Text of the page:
The ad might stir up assumptions that Trudeau will fire back with an attack ad similar to the one pointed towards him; instead, he responded firmly and appropriately and did not suggest any rude remarks about specific opponents (at least not directly or in an obvious way).

He proceeded to launch an ad where he acknowledges the attack ad directed towards him and continues to mention all of the reasons why he IS ready, and the reasons why Harper is no longer appropriate for the position.

“I’ll tell you what I am not ready for. I’m not ready for stand by as our economy slides into recession. Not ready to watch hard working Canadians lose jobs or fall further behind,” said Trudeau.

He cleverly uses the attack phrase that was originally pinned against him and turns it around to favour his side by suggesting that he can in fact improve the current situation Canadians are stuck in.

His witty and sharp response could possibly have changed many of the opinions that circulated in regards to his lack of attributes.

Now, Trudeau’s ad strategy can change Canadian citizens’ perspective about him. Hopefully this will allow people to view him as a role model as opposed to a runway model.

-Nicole Ayala

My favourite campaign ad from this election features Prime Minister Stephen Harper in a room with several supporters discussing tax reform. The video starts with Harper talking about the conservatives most outspoken platform.

“One of the things to help us weather this economic turmoil is that whenever we have had the chance … we have lowered the taxes and kept them down”. Yes, Harper we know you have kept the taxes at 13 per cent and nobody is doubting you. We are reminded every time we make a purchase so we don’t need to be constantly reminded of this.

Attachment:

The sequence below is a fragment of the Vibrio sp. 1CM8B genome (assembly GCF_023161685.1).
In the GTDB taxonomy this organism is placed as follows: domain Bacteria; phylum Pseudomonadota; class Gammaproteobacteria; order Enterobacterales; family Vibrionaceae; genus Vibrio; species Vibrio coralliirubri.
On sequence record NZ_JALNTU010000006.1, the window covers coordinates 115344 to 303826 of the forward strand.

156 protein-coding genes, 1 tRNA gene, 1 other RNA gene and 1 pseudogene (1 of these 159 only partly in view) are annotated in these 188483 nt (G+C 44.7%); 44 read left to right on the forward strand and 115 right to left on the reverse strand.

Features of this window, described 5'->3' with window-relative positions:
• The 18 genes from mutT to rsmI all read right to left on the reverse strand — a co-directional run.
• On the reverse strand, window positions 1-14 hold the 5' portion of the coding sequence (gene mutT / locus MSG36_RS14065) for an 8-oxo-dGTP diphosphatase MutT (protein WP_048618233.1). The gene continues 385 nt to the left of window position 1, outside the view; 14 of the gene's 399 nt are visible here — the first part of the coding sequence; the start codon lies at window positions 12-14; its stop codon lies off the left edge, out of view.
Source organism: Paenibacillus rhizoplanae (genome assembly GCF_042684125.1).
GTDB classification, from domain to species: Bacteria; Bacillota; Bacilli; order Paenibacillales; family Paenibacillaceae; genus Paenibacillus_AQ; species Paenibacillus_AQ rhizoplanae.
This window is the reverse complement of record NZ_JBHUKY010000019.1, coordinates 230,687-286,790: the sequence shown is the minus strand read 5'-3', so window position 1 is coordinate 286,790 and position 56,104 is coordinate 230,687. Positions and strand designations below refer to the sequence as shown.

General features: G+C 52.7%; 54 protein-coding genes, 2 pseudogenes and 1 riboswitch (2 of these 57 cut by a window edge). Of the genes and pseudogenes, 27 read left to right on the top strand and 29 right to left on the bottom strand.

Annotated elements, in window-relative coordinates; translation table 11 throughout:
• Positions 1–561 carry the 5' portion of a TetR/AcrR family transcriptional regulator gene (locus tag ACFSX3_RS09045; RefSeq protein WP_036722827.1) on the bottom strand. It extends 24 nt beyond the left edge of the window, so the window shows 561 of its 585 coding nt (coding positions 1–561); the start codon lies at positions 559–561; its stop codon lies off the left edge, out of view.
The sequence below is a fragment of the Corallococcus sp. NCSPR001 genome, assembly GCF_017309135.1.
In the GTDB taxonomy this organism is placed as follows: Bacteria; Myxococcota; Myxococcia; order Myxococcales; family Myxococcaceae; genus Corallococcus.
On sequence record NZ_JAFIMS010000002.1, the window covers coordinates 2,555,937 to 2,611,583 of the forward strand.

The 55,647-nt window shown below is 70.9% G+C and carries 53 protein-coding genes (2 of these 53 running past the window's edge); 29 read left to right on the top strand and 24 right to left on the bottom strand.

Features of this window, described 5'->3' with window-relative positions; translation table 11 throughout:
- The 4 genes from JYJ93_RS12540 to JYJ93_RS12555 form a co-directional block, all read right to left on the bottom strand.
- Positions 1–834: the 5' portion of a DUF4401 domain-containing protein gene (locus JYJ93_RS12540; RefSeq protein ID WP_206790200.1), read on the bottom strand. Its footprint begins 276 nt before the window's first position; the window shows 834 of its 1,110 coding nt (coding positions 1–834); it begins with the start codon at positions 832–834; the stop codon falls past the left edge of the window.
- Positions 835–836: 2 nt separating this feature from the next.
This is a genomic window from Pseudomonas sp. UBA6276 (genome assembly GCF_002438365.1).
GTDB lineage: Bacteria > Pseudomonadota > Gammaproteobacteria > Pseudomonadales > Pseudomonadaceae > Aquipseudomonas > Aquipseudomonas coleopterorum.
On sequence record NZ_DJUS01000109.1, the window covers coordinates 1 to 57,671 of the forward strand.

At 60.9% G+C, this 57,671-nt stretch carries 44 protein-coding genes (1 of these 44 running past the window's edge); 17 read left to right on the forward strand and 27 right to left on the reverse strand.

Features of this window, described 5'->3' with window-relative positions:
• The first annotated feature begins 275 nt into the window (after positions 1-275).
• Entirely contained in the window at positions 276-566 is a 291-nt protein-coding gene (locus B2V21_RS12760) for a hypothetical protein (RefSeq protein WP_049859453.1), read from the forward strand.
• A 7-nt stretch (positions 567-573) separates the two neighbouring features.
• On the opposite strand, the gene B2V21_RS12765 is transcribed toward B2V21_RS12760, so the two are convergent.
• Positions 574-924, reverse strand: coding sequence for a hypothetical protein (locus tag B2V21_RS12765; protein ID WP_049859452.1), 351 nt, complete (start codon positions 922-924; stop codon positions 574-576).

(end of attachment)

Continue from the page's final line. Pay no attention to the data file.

The prime minister then assures Canadians that, “Raising taxes doesn’t balance budgets … it never brings in the revenue”. While this does sound nice technically speaking altering/ raising taxes does literally bring in more revenue.

The ad then shifts to some subtle Liberal/ NDP bashing which asserts that raising taxes “Takes money out of your pocket”, “Hurts the economy” and “Kills jobs”. These claims come contrary to the fact that Canada is currently down some 400,000 jobs since the Conservatives took power in 2008 as well as running 8 years of straight deficit.

Harper then closes reminding Canadians once again that the conservatives have not raised taxes. “In all our years in office we have not raised taxes … and are not going to raise taxes … because we care about your budget and your long term welfare”. Okay Harper I will give you that, you have kept those taxes down. I would, however, like to see a conservative ad that is just a loop of Harper saying “Vote conservative we lowered your tax, es vote conservative we lowered your taxes, vote conservative we lowered your taxes.” At least that would give the Conservatives one factual campaign video.

-Chace King

When it comes to election campaigns there is one candidate whose video takes the cake when it comes to viral-ability: Wyatt Scott.

Scott’s internet campaign video, “I’m running for Parliament!” is perhaps the most made-to-be-viral video of all times. It takes everything the internet has to offer, from dragons to lasers, to instantaneous beard growth, and mixes it all together into what could be the most enticing campaign ad ever seen. If internet memes and election campaigns had a baby, this campaign spot would be the love-child.

You may be thinking that this is just some internet hoax. It can’t be serious, right? Wrong.
Wyatt Scott is a (real) independent candidate running to become a Member of Parliament in the next federal election. He won’t be on our ballots since his riding is located in British Columbia, but the fact remains that he has an outstanding campaign ad that’s made it to national news and has captured international attention online.

If not for anything else, his ad is very entertaining. But that is only to be expected from a campaign ad that involves riding a giant Goose, slaying a dragon, fist bumping an alien and stopping a killer robot with lasers shot from Wyatt Scott’s eyes.

On top of that it still manages to explain his campaign platform. A truly awesome achievement for a video already full of the internet equivalent of Cat-nip. Wyatt Scott’s campaign ad is definitely worth a watch.

-Matt Von Lukawiecki